Last updated Jan. 29, 2023 by Okechukwu Nkemdirim
Think checks are extinct? You’ll be surprised to know they’re still in use despite today’s digital advancements. Even though they aren’t ordinary and you’ve probably never used them before, they remain an effective and inexpensive tool for moving money.
It’s easy to write a check; however, making a mistake or omitting any vital information can cost you. How can you write a check to avoid mistakes? The recommended movement of filling a check is from top to bottom, which reduces the chance of skipping any part. In this How to Write a Check- Step by Step Guide article, you will understand everything you need to know about writing a check.
What are the Different Parts of a Check?
A standard check can be divided into essential parts, including your information, check number, date, the recipient’s name, the payment amount, memo line, bank name, routing and account number, and signature.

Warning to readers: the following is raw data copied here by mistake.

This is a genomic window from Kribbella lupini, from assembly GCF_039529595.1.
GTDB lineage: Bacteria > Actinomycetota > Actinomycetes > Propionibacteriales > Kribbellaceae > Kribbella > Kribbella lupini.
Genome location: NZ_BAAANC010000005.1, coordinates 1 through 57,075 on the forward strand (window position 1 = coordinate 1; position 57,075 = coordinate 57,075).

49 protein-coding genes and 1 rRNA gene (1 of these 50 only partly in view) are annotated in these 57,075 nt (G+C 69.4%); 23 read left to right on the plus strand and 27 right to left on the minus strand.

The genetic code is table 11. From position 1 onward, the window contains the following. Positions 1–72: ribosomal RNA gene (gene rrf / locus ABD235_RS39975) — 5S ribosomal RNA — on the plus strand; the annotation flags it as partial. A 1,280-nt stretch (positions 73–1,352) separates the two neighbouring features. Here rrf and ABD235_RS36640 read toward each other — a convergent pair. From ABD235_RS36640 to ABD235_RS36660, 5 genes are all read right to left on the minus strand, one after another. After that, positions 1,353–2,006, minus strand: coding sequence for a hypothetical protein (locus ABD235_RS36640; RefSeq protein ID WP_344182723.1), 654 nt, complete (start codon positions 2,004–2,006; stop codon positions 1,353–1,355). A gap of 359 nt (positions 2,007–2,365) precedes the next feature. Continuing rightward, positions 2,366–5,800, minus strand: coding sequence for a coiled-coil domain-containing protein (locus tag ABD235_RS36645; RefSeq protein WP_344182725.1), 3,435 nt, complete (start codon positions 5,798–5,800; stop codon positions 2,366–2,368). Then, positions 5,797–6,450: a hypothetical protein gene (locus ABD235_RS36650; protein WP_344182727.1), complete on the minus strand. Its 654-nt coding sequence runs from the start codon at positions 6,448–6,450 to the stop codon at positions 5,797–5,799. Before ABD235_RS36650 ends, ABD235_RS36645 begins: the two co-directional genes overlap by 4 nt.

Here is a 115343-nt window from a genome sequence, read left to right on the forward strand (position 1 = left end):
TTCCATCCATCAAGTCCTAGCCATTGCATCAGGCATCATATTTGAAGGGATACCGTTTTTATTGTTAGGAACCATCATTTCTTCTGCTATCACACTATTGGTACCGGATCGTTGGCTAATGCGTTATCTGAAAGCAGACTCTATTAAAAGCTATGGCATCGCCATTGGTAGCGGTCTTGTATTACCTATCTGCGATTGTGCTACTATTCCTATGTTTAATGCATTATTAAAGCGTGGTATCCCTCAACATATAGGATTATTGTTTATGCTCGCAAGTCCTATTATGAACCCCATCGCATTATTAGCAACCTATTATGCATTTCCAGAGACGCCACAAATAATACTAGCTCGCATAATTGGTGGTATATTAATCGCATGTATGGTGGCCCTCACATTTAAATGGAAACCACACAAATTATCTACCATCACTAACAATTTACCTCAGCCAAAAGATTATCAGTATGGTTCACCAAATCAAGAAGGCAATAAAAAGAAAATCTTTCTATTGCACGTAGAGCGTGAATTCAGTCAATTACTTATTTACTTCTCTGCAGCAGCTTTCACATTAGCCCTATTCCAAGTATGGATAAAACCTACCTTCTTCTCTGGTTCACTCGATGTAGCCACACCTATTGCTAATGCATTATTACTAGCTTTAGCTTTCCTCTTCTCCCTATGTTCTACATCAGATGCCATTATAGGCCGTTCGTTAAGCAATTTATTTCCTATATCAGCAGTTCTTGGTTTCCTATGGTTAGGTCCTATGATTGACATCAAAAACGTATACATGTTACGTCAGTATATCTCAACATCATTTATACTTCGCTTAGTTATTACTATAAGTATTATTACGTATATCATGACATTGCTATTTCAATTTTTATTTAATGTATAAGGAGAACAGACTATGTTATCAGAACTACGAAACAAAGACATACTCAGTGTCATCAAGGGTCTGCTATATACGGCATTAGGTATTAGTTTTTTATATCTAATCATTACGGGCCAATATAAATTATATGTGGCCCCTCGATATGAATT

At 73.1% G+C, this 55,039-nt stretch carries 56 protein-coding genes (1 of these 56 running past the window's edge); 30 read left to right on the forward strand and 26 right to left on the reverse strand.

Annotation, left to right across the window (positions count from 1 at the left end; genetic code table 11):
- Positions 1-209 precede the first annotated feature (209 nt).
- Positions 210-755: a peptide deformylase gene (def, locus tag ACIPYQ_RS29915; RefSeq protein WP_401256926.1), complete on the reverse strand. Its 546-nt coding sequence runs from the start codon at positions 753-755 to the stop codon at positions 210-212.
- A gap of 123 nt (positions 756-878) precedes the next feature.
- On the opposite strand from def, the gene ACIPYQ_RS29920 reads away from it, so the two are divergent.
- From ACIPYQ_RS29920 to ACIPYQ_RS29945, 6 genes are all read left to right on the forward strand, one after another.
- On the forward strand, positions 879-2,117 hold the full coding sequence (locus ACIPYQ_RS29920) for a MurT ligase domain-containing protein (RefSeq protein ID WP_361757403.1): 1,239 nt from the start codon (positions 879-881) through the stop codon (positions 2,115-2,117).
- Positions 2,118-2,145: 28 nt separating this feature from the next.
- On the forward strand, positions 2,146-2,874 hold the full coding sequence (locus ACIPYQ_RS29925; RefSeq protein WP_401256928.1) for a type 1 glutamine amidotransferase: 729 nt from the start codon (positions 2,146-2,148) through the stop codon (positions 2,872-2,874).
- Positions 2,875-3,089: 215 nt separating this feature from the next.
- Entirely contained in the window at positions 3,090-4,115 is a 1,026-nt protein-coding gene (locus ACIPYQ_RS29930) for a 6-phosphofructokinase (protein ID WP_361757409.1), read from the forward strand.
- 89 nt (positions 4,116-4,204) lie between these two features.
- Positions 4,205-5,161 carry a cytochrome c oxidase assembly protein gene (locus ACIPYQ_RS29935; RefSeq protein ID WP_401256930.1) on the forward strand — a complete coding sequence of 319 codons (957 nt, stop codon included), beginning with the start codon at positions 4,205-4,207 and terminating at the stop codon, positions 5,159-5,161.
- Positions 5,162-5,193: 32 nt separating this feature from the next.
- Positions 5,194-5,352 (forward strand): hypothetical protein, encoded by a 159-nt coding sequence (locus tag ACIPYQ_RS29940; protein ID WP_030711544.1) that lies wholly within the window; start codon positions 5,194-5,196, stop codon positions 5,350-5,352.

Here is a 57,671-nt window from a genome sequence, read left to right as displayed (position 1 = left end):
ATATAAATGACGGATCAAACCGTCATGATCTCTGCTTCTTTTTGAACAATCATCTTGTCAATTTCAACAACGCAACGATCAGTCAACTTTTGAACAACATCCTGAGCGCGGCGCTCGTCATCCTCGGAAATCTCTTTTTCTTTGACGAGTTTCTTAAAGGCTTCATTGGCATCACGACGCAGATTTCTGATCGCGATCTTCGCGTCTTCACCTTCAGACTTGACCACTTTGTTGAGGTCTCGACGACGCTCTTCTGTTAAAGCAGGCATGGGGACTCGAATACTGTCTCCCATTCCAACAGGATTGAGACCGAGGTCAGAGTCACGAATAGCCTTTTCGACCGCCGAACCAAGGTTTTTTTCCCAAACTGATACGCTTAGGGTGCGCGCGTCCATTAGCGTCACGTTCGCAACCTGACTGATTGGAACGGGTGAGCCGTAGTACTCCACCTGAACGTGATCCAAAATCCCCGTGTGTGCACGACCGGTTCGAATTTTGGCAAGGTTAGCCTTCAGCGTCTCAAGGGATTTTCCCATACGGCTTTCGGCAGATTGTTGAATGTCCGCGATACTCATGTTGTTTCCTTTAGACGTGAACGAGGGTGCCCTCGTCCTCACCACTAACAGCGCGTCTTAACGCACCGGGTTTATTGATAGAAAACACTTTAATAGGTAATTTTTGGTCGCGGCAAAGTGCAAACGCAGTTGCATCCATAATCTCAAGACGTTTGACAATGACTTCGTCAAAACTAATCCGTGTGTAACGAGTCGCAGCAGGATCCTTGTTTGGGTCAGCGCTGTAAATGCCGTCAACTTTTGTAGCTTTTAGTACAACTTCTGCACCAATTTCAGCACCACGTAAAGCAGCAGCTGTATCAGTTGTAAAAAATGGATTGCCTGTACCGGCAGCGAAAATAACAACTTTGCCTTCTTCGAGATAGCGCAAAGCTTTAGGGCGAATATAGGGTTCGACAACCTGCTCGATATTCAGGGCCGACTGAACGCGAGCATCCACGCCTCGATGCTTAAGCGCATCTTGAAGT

The rest of this article will show you how to fill out the different parts of a check and provide some tips for using checks safely.
Below is an example of a standard check.
Detailed Explanation on How to Write a Check
This step is simple. You’ll mostly find a space for the date at the top right corner of the check, and you’re expected to fill in the date when signing the check.
There’s no restriction against writing a future date as it does not affect the check, and the check is only valid as a legal tender when signed.
Example: “March 14, 2022”
Writing the name of the person receiving the payment is the next logical step. It could be the name of an individual, a business (corporation), a trust, a school, or any other entity with a bank account.